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Security Worms

Anonymous Claims Possession of Stuxnet Worm 234

Posted by timothy
from the now-they-can-really-damage-your-nuclear-program dept.
An anonymous reader writes "Last night, a member of hacker group Anonymous announced on Twitter that the group was in possession of the Stuxnet worm. Recently, Anonymous has been in the news for its high profile attacks on software security firm HBGary, after Aaron Barr, the CEO of HBGary's sister firm HBGary Federal, claimed to have acquired the names of senior Anonymous members and threatened to release them to the public. This is where the possibility for Anonymous getting its hands on Stuxnet increases."
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Anonymous Claims Possession of Stuxnet Worm

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  • by thomasdz (178114) on Sunday February 13, 2011 @10:39AM (#35192092)

    Yeah, so? I have a copy of the Code Red and Nimda somewhere in my office. Am I dangerous? No. Because they are known viruses and the holes the exploits used have been patched shut now.

  • Same Anonymous? (Score:2, Insightful)

    by Ynot_82 (1023749) on Sunday February 13, 2011 @10:53AM (#35192150)

    This can't be the same Anonymous (off-shoot of 4chan) that thinks writing an aggressive Windows GUI ping program is "hacking"

    Some proper organised crime group has usurped the name, surely.

    "Hey, we announce ourselves as Anonymous, then all these script kiddies, who just DOS websites and leave blazingly obvious trails for authorities to follow, get sent down for our criminal deeds"

  • by Ziekheid (1427027) on Sunday February 13, 2011 @10:54AM (#35192152)

    Anonymous is no longer related to any chans, it has become something on its own full with scriptkids wanting to belong to something bigger. Anonymous can officially be clasified as a terrorist group in my book with threats and attacks all over the world to defend their points of view.
    It has totally lost the anarchistic feel it had and has become a group consisting of a handful of 'smart' guys giving out orders to the masses of zombie idiots who give up their connection voluntarily.

    I hope everyone realizes that eventhough it recruits on sites like 4chan this version of anonymous is now out of their hands and became a radical splinter cell of the original anonymous.

  • by hsmith (818216) on Sunday February 13, 2011 @11:02AM (#35192184)
    Sarah Palin, is that you?
  • I disagree (Score:5, Insightful)

    by Haedrian (1676506) on Sunday February 13, 2011 @11:22AM (#35192288)

    Lets look at the situation properly:

    Anonymous is a group composed of [Members N], lead by [Leader L] of [belief X], who attempt to attack [Company Y] over [Reason Z].

    Now, we know nothing about L or N. We don't know who took part in DDOSing mastercard (or who lead it), we don't know who hacked into the site (or who lead it), nor do we know their link to whoever DDOSed scientology, google bombed scientology, or protested in the streets. We don't know anything.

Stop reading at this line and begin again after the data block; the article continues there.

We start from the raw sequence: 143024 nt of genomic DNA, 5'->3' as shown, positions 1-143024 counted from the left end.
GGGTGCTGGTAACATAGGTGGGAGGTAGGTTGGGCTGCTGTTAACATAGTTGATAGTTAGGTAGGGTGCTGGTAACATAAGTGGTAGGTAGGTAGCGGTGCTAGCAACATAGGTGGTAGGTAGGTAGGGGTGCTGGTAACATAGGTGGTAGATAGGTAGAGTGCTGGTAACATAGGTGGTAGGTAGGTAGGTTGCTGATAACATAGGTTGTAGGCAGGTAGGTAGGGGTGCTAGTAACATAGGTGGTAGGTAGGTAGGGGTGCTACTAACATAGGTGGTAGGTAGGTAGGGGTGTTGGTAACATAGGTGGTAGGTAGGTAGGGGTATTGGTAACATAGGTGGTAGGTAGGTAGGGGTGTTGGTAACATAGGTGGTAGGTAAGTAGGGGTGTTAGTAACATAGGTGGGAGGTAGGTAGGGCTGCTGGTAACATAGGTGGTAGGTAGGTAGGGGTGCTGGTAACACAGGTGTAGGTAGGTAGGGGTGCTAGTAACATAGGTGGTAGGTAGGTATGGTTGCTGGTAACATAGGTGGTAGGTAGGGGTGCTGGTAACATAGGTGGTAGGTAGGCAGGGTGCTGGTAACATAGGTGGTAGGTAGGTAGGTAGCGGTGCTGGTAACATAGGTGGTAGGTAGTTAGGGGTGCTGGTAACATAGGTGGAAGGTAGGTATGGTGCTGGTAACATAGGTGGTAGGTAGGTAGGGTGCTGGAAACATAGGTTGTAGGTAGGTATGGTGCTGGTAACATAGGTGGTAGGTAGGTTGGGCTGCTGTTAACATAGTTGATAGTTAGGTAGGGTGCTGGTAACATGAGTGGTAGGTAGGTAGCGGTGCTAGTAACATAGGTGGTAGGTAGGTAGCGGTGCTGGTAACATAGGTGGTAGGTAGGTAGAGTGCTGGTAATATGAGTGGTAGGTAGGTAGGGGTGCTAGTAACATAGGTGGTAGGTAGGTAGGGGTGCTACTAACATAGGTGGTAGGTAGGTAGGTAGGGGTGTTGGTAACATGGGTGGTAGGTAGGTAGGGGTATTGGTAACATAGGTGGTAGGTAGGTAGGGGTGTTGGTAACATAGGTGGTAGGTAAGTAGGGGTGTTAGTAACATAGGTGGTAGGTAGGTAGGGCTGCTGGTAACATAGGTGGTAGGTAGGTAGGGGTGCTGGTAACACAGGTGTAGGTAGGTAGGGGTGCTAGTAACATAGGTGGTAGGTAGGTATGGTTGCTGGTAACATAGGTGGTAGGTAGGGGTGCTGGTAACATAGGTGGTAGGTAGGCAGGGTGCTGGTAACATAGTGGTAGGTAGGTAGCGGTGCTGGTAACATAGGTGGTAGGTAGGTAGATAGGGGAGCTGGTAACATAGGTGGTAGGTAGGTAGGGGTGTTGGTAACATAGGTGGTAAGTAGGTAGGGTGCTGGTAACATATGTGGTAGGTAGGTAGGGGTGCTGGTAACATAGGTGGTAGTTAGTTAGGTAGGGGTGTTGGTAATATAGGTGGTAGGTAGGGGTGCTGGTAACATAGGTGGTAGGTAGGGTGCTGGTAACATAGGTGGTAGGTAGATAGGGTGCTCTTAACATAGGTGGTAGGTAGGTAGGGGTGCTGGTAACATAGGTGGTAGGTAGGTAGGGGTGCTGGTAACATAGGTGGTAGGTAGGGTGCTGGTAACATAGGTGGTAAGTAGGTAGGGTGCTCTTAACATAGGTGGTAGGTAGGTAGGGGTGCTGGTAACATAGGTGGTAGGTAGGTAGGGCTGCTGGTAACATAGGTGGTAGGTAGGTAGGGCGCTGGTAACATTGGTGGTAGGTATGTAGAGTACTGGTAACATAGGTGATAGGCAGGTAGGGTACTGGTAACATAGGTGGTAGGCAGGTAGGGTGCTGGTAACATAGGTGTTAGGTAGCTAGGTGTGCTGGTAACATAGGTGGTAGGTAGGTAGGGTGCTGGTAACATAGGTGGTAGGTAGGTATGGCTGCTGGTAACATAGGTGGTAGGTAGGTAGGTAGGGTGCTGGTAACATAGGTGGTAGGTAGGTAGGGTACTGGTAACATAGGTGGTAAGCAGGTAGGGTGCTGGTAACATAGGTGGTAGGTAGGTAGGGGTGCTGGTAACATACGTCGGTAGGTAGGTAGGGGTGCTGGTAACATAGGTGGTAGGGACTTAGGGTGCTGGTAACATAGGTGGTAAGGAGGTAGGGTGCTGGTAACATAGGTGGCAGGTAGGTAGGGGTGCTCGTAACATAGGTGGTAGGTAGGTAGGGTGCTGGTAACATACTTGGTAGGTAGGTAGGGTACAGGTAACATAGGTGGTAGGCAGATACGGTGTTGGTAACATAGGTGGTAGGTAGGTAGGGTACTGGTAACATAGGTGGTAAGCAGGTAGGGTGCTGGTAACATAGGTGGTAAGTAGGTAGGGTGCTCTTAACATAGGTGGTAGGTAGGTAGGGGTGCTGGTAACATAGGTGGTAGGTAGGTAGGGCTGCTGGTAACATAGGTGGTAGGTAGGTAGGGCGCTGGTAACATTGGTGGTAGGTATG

So assuming that N and L are variable. X changes with L.

    So Anonymous isn't really a group. Its not a 'group of people which are now becoming a terrorist group'. Its an ever-changing grouping of different people by a different leader who chooses their target and their method. Do they have a master plan? Not really.

    So viewing how anon changes is rather useless, since pretty much everything changes all the time.

    This is the equivalent of looking at the human race at a whole and claiming that "The human race attacked Iraq, after attacking Poland in 1942, and Troy at some point in history" and trying to draw a conclusion.

  • by SmallFurryCreature (593017) on Sunday February 13, 2011 @11:23AM (#35192292) Journal

    If you are talking about the Anonymous from 4chan, then there isn't any group like that. That implies to much organisation, a hierachy, an organization.

    The idea originally was related but NOT the same to "I am Spartacus". And many people don't even understand that statement.

    The "I am Spartacus" statement is this: "I hereby declare that I am the person you are seeking and accept all responsibility for my actions." If you state this, you BECOME Spartacus, you are it and LOOSE yourself with it. You can't say, "I smallfurrycreature represent Spartacus", you surrender yourself to the cause and become it. In the movie, the people all nailed up, are ALL Spartacus and by doing so the idea of Spartacus if not the person becomes invincible. No matter how many Spartacusses you nail to a cross, there is always one more just around the corner. It is the undying hero, the person dies but the idea goes on.

    This doesn't sit well with our individual culture.

    Anonymous takes this even further, if people understood it. You cannot state "I am Anonymous" for this is silly. The moment you tie yourself to this concept, you are no longer anonymous. You can speak with a thousand voices, you can at best be one voice representing a thousand but never a thousand. You cannot be anonymous only be a non-significant part of it.

    The real idea behind it all on 4chan was to give a name to the movements/actions that were observed. It is like watching the migration patterns of animals and calling them Bob. Just because it now sounds like a person doesn't mean that a wildebeast migrating represents Bob or is controlled by the motives of Bob.

    Does any of this rant matter